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June 8, 2004

The State of Email

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Posted by Ross Mayfield

I'm not one to give an address on the state of email (leave that to Eric Hahn), but I can address how the state of email is changing after participating in the INBOX Event last week. Since 1973, when it was 73% of Arpanet traffic, email has been the dominant application on the network. A simple open method with a message format and receiver addresses to push it to, was relatively too simple during the boom compared to the amount of investment the web received. Email service providers like Critical Path being the exception. During the bust, people kept using email, of course, but it was a victim of its own openness. Combating spam and viruses became cause du jour, creating the Spam Bubblet of Summer 2002, the last gasp of the boom. The Compliance Economy, marked by security and regulation with the economy largely stimulated by the government, fostered many a startup. Its nice wihen the government doles out requirements and the value proposition of fear is compelling. Sarbanes Oxley alone led to a raft of companies with a simple mandate -- you must comply. The net effect is the email industry is doing fine, thank you. Well funded startups solving spam, viruses, security and compliance. Service providers and enterprises committed to support a now standard modality with coffers open for anything that can institute control over rising costs. You have heard the stats before, email volume is growing at 40% per year, spam at 65%, etc. Fundamentally, spam is an economic problem -- low cost to send in volume, high cost to receive. Spamware costs $30 and provides 40k open relays and proxy servers to exploit with a wizard for idiots. Bonded sender programs are starting to bear fruit, but extracting a direct financial penalty only applies to senders you can identify or solutions that require unfeasible scale. New approaches like Pre-solved Computational Proof may create direct hard costs for senders. That said, vendors are declaring a modest victory over spam -- best of breed solutions have spam at a constant. But this protection is only afforded to a handful of power and enterprise users. Consumers are waiting on economic, legal and technical solutions to take hold. Sender ID, a new standard approach for authentication will not be adopted in a reasonable timeframe. I've already wasted enough space talking about spam, a topic that self-propogates and ends up with people sharing their personal agnst, so I'll stop. Steve Gillmor already covered some of the issues of the Compliance Economy and how RSS presents an alternative and I wrote up the cost of control in the enterprise. Bottom line is that users will arbitrage around restrictions to use their own tools which has a bottom line consequence. So lets get to how the state is changing. Dave Crocker rightly pointed out that email wasn't designed, for its present scale, costs or applications. Its these costs (average Fortune 1000 employee spending 4 hours a day in their Inbox, and counting), that are forcing change in some cases -- and at the least opening people to new alternatives. An opportunity for new developments like RSS and Atom. This is where the Email is Dead thread comes from. Why we are watching the rise of alternative modalities. Time to talk about Email 2.0. Media adoption theory holds that the rise of one media seldom means the complete replacement of the old. But unlike previous media, email creates negative externalities that I believe test the theory. Costs well beyond the burdens advertising and congestion has placed on us before. For the record, email isn't going to die, I just don't think we have history to inform models -- and its state is going to change. Esther envisions an Email 2.0 that blends with the cloud:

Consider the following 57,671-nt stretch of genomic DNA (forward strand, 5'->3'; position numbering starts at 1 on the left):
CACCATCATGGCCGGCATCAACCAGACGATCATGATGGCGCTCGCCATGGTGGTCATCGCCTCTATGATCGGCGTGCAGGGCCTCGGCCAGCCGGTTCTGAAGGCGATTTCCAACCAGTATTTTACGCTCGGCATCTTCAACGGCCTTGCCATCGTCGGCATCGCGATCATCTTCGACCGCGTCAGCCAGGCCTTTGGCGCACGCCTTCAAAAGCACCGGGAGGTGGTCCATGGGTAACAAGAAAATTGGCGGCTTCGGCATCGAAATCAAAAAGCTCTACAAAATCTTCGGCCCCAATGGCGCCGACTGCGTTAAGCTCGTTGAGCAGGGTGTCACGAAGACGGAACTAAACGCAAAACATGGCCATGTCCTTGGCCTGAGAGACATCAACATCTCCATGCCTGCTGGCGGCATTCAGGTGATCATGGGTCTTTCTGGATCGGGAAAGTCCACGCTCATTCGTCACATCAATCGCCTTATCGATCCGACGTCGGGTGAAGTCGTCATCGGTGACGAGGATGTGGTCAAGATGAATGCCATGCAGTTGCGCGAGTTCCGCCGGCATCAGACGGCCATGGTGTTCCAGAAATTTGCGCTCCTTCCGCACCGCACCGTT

...More fundamentally, as the world becomes more real-time and connected, the virtual and increasingly the actual configuration of the system is changing. There's a rich, complex, shared data store in the cloud, and mail is simply the passing of notifications and alerts that tell you to pay attention to/download specific items in the cloud that are new or changed or that someone wants to share with you. this creates huge challenges in version control, updating and permission management....